Norfolk, VA, United States

Norfolk State University

www.nsu.edu
Norfolk, VA, United States

Norfolk State University is a public four-year, coed, liberal arts, historically black university located in Norfolk, Virginia. The University is a member-school of Thurgood Marshall College Fund and the Virginia High-Tech Partnership. It has been placed on "warning status" by its regional accreditor, the Southern Association of Colleges and Schools, for "financial and governance issues." Wikipedia.

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Grant
Agency: NSF | Branch: Standard Grant | Program: | Phase: HIST BLACK COLLEGES AND UNIV | Award Amount: 218.15K | Year: 2015

Research Initiation Awards provide support for junior and mid-career faculty at Historically Black Colleges and Universities who are building new research programs or redirecting and rebuilding existing research programs. It is expected that the award helps to further the faculty members research capability and effectiveness, improves research and teaching at her home institution, and involves undergraduate students in research experiences. The award to Norfolk State University has potential broader impact in a number of areas. The project will focus on constructing a mathematical model to investigate the role of social behavior in the transmission dynamics of HIV epidemics. The outcomes of this work can inform public health officials when analyzing and determining the impact of social behavior in the transmission of HIV epidemics. This project will also enhance the research experience and training of undergraduate students at Norfolk State University.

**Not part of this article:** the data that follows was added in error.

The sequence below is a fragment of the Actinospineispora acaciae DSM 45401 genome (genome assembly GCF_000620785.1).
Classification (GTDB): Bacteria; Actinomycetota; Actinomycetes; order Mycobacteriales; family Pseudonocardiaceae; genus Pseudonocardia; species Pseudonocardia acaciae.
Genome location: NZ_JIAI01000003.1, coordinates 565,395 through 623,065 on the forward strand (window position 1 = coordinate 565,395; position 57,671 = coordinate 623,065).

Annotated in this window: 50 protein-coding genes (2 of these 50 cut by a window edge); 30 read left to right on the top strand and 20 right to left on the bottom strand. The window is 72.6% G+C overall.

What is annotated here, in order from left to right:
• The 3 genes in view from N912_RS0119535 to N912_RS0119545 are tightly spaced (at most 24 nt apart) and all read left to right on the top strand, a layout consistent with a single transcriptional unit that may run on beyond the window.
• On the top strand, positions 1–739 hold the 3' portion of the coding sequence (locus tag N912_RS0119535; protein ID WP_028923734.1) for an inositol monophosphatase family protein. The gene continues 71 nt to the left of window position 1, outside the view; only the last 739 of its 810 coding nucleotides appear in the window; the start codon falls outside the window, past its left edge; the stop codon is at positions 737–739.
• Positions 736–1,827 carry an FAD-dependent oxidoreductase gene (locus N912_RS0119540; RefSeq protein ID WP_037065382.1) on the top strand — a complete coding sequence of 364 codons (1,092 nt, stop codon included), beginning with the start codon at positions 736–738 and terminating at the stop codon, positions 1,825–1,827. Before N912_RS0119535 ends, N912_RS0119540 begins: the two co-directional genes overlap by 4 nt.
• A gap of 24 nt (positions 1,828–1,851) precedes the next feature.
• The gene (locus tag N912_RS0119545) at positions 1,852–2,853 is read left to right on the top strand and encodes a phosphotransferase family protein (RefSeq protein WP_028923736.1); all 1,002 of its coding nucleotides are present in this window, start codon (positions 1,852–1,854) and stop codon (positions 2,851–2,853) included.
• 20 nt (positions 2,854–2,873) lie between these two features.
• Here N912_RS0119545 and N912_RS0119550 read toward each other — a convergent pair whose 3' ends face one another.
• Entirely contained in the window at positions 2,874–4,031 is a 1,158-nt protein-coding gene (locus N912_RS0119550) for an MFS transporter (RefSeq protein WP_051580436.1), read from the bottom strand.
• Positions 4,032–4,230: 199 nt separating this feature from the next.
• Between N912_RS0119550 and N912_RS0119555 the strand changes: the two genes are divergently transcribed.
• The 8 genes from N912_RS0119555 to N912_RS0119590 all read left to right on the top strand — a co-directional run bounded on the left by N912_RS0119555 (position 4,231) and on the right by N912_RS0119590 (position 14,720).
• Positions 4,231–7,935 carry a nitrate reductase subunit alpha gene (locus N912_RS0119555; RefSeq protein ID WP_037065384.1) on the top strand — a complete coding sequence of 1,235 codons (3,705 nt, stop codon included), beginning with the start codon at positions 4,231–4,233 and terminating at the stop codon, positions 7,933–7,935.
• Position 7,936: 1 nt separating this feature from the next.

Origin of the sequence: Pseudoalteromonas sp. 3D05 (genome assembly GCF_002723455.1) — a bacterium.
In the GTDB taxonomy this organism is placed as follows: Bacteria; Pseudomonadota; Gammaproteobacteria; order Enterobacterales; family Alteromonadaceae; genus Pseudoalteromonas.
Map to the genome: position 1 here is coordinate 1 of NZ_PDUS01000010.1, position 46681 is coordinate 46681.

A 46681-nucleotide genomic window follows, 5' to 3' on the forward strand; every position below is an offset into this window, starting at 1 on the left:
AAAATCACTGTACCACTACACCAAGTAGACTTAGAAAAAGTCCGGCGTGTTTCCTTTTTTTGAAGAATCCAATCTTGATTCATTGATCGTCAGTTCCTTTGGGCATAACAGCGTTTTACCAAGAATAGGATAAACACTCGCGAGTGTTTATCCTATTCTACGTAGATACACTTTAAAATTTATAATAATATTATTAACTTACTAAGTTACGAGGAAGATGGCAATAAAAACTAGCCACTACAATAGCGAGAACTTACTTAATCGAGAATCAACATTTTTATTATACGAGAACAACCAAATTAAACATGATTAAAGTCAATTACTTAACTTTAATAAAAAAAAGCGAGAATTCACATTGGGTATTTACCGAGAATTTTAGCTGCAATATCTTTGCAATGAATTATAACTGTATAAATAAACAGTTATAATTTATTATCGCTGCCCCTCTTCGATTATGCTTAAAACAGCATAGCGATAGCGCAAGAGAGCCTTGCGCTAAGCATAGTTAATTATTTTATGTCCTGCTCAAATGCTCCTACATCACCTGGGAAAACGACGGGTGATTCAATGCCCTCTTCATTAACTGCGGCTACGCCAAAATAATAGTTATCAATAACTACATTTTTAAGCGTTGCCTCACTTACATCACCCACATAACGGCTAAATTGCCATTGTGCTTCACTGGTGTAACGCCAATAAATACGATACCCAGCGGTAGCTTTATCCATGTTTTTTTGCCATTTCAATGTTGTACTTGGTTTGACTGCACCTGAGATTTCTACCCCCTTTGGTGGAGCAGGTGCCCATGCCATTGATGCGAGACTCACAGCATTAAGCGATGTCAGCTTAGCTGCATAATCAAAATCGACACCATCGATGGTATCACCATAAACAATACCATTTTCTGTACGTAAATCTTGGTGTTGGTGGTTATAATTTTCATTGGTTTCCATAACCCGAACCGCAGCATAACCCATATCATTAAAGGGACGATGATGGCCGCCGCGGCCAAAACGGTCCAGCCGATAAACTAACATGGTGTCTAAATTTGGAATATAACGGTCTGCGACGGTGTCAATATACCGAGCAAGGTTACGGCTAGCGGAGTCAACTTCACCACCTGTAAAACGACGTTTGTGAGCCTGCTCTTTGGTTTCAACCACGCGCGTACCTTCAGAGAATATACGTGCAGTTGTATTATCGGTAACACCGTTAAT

This project will focus on developing mathematical models, in the form of deterministic systems of nonlinear differential equations, to qualitatively and quantitatively analyze the role of risky behavior on the transmission dynamics of HIV/AIDS in a population. Studies have established a strong correlation between risky behavior and the acquisition of HIV infection. Some of these behaviors are associated with substance abuse. Although it is understood that there are different degrees or stages of substance abuse, the impact of such heterogeneity on the overall disease transmission process has not been rigorously studied. This project will investigate these dynamics and their role in the transmission dynamics of HIV/AIDS in a population. To achieve this objective, new realistic mathematical models, which incorporate the essential features of HIV disease as well as the dynamics of relevant risky behaviors, will be developed. These models, which will be rigorously analyzed using techniques from nonlinear dynamical systems, such as asymptotic stability and bifurcation theory, to gain insights into their dynamical features, will be parametrized using available relevant public health and demographic data. Detailed uncertainty and sensitivity analysis, using suitable sampling techniques such as Latin Hypercube Sampling and Partial Rank Correlation Coefficients, will be carried out on the parameters of the models to assess the impact of uncertainty in the estimates of the parameter values used in the simulations on the overall simulation results obtained, and determine the most important parameters that drive the disease transmission process.